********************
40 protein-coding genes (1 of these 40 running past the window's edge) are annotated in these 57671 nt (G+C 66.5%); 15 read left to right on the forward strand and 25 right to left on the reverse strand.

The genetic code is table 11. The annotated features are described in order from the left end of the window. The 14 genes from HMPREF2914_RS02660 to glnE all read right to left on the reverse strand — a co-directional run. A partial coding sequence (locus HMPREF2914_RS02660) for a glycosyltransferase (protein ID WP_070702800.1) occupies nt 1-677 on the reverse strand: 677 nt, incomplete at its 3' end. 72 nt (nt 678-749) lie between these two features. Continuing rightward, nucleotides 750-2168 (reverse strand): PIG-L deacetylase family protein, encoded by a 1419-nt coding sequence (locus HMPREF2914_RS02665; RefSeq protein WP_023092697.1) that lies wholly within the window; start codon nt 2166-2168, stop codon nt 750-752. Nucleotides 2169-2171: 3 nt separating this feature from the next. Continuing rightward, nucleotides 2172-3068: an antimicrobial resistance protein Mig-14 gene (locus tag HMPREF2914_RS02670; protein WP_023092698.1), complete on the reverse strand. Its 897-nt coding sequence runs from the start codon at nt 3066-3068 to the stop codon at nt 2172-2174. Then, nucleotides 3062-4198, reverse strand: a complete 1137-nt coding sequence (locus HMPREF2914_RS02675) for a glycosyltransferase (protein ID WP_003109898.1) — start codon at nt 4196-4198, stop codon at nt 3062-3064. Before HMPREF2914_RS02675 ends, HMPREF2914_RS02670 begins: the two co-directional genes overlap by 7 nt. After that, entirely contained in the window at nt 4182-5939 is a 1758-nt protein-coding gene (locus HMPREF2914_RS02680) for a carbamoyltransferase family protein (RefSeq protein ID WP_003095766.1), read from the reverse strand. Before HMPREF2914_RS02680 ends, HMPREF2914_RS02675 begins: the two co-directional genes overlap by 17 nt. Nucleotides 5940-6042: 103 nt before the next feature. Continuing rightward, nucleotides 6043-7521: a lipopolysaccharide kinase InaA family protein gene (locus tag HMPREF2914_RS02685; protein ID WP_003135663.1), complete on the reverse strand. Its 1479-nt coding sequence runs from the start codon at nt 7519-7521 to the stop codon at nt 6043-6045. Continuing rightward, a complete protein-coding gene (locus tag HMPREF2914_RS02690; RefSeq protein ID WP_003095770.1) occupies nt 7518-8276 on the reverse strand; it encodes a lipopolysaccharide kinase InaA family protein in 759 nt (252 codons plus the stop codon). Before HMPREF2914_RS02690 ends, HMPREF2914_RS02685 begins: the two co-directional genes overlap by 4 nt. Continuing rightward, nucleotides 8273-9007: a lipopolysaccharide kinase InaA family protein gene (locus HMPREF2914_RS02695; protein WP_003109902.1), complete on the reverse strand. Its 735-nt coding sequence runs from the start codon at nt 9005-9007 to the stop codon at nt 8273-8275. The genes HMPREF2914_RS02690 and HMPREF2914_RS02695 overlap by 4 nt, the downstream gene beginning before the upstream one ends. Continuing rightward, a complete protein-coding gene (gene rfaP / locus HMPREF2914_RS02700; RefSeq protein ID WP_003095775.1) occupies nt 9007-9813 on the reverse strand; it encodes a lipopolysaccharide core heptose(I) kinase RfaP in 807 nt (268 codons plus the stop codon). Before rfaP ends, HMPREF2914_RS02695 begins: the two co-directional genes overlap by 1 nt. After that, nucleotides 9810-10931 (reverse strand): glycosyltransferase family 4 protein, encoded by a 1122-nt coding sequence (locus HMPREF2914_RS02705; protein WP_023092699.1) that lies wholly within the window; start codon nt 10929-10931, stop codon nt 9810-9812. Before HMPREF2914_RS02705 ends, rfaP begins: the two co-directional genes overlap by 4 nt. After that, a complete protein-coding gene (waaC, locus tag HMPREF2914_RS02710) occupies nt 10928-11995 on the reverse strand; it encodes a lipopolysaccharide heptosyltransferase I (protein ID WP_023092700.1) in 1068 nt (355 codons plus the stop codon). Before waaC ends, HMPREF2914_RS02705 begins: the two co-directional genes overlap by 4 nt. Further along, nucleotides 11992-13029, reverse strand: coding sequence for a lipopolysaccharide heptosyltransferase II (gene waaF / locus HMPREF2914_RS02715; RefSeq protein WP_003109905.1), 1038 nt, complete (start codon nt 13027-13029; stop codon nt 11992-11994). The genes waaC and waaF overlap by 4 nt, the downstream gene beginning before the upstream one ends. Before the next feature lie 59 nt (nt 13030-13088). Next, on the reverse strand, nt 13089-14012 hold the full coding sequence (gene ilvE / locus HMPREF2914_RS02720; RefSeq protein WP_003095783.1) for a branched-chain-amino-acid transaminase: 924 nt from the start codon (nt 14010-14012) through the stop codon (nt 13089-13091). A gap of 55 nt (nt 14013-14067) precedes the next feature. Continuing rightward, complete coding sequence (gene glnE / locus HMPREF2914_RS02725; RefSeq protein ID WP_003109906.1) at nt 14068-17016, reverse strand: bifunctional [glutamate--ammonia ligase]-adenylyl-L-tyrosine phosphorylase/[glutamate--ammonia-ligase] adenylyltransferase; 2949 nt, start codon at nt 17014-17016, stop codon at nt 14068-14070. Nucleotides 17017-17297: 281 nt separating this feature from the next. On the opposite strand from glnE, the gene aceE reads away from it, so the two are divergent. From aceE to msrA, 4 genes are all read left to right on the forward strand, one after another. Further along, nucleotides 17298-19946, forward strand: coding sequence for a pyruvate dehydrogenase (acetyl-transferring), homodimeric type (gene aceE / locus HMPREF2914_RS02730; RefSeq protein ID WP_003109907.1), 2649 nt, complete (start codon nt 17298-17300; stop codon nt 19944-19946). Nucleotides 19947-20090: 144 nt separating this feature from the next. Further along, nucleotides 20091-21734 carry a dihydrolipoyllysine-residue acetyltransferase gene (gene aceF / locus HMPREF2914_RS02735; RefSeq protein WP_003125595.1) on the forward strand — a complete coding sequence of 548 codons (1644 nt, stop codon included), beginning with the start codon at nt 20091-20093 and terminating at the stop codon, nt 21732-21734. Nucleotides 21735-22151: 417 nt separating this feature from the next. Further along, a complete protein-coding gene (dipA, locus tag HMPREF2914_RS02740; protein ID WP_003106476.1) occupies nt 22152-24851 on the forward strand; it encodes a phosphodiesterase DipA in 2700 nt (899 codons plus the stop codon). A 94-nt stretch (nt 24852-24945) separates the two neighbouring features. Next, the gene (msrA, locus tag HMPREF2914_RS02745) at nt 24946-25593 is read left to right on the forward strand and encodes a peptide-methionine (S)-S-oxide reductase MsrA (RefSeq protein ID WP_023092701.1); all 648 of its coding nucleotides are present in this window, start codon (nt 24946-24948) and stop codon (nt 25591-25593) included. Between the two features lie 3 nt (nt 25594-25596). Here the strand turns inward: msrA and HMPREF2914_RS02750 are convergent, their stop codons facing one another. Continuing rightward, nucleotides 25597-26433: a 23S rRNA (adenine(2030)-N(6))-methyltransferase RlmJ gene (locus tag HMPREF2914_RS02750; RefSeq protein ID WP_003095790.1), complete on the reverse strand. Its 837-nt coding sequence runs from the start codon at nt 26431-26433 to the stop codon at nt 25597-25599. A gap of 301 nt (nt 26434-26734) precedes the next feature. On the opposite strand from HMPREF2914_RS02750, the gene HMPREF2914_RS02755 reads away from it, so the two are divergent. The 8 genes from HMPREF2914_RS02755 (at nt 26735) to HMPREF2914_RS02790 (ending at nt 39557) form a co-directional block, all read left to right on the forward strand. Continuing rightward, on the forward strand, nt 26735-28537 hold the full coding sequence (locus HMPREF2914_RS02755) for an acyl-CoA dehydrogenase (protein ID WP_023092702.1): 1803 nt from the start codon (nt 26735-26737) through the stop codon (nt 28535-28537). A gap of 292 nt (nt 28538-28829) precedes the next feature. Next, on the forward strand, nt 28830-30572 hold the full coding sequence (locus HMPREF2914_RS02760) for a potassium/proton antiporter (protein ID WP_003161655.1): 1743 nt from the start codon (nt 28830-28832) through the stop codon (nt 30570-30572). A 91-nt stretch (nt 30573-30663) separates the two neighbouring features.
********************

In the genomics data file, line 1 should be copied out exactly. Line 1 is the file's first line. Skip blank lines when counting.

40 protein-coding genes (1 of these 40 running past the window's edge) are annotated in these 57671 nt (G+C 66.5%); 15 read left to right on the forward strand and 25 right to left on the reverse strand.